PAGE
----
The witness reacted to the document saying, “Under [SRK commander] Galic, matters improved. I don’t think you could describe everything as ‘all right’ as regards training staffing and so on, but certainly matters under Galic, as regards command and control improved during that period.” He said, “The Sarajevo Romanija Corps was forming and improving throughout the war. We’ve seen that from a situation of using artillery with untrained individuals, with lack of spotting of fall of shells, with incorrect corrections, that they sent people on training, they improved their capability. So there’s a professional approach to the training of the corps throughout the period.”


The witness said, “I don’t think I’ve ever asserted that the Sarajevo Romanija Corps had everything running smoothly.” He said, “Certainly, the level of training of all those individuals was not what you might expect of a fully professional military unit.”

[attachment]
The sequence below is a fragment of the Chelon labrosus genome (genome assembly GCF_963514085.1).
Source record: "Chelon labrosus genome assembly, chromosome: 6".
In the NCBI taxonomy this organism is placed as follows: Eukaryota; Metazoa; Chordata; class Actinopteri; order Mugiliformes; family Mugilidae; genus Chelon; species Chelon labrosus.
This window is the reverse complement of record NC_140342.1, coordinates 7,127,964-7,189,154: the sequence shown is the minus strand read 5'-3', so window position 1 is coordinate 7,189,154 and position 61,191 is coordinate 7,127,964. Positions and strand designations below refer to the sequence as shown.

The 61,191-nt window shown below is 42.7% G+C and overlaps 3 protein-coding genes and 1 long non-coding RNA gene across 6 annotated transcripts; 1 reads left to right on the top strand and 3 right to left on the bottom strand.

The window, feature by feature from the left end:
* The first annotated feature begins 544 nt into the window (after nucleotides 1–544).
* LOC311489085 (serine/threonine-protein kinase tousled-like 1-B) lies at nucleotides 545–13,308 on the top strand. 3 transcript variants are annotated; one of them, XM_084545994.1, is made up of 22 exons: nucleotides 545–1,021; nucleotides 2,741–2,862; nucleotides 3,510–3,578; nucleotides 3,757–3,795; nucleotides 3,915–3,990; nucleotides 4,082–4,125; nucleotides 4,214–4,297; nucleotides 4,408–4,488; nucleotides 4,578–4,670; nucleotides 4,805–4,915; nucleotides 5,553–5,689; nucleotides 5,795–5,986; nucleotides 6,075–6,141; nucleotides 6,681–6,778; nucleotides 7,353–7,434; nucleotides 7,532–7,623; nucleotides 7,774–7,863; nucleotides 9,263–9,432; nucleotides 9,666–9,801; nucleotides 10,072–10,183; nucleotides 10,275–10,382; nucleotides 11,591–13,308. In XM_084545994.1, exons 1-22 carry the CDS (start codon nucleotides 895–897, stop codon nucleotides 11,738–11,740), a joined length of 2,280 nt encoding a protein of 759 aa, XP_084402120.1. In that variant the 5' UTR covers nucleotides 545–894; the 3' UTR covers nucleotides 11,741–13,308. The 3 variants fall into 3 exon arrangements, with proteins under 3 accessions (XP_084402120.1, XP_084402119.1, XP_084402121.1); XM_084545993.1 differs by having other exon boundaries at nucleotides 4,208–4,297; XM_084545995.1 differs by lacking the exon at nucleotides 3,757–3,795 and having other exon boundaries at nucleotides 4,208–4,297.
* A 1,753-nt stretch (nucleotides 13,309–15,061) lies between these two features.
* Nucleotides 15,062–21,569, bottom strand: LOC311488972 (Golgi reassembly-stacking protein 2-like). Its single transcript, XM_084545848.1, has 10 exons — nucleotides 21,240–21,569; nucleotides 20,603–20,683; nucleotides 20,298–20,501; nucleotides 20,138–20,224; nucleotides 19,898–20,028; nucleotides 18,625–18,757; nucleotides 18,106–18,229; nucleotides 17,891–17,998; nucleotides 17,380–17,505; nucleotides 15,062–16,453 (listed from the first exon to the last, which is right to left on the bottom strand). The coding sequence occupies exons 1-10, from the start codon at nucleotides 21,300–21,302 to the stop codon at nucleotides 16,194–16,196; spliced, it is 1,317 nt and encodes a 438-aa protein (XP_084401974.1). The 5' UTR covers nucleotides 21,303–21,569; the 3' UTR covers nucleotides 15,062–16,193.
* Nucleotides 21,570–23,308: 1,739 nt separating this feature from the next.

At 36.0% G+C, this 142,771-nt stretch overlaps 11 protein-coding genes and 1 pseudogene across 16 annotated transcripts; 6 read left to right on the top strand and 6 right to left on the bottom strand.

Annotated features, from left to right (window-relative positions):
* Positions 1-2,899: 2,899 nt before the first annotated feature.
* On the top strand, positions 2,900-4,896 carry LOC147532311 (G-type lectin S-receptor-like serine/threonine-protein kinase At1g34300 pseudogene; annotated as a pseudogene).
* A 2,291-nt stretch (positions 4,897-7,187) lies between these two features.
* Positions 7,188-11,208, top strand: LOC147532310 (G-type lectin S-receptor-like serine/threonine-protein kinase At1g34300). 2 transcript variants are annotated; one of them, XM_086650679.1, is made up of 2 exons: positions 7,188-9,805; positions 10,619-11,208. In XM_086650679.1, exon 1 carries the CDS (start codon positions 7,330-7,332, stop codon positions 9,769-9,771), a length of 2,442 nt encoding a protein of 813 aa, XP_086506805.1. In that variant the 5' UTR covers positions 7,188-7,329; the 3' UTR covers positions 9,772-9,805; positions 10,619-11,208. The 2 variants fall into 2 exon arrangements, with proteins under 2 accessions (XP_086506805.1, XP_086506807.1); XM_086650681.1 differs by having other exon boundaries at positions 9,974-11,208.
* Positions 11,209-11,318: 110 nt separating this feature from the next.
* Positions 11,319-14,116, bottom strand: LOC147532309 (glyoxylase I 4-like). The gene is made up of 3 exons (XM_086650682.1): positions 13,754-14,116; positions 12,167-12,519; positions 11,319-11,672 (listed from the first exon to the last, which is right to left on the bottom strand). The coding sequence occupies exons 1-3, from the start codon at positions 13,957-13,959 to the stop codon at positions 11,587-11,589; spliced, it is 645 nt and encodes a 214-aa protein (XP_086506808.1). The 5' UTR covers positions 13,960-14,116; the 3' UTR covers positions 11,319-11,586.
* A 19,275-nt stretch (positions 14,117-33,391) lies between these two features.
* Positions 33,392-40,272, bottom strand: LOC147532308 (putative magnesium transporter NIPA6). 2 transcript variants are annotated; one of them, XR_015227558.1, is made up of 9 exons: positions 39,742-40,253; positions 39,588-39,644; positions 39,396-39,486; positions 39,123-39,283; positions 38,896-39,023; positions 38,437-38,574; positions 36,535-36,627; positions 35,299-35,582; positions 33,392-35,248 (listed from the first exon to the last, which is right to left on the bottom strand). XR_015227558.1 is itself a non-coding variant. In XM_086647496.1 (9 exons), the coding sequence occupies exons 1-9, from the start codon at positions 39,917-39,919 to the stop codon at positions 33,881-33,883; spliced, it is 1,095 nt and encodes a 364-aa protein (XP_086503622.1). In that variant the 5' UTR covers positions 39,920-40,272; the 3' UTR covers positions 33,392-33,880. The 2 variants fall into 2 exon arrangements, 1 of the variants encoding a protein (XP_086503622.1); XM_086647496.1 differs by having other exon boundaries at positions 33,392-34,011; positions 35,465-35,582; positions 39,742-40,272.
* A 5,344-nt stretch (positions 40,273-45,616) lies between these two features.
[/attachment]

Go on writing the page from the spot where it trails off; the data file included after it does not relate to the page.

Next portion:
Karadzic also showed the witness an order issued by Gen. Dragomir Milosevic (exhibit D316) to the SRK on July 5, 1993. The order said, “Before opening fire, it is obligatory to inform the command of the SRK. OC (operative center) is obliged to inform other units that our artillery is acting from certain VP (military posts) against the enemy targets.


“In the previous practice, there were some weaknesses that caused misunderstanding and reaction by our artillery, believing that enemy artillery acted while we acted instead. The Operative Center of SRK Command must know what is happening in the battle-field, and therefore it is required to strictly respect these elementary requirements regarding the use of artillery fire.”


Philipps read the document and said, “Yes, he says there were some weaknesses in the flow of information, and so this document addresses that.”


After seeing the state of the SRK one has to wonder if non-military objects were hit in Sarajevo, not to needlessly terrorize civilians as the indictment claims, but because the people firing on the city weren’t adequately trained. As Hanlon’s razor states: “Never ascribe to malice that which can be explained by incompetence.”


Limited Scope of Evidence


Karadzic pointed out to the court that “This corps exists for a reason. We have to identify what that reason is.” Karadzic asserted that, “A corps does not exist for no reason. There must be a reason for its existence. I believe that Mr. Philipps would have looked into these things had he not been limited by the tasks set to him by the OTP.”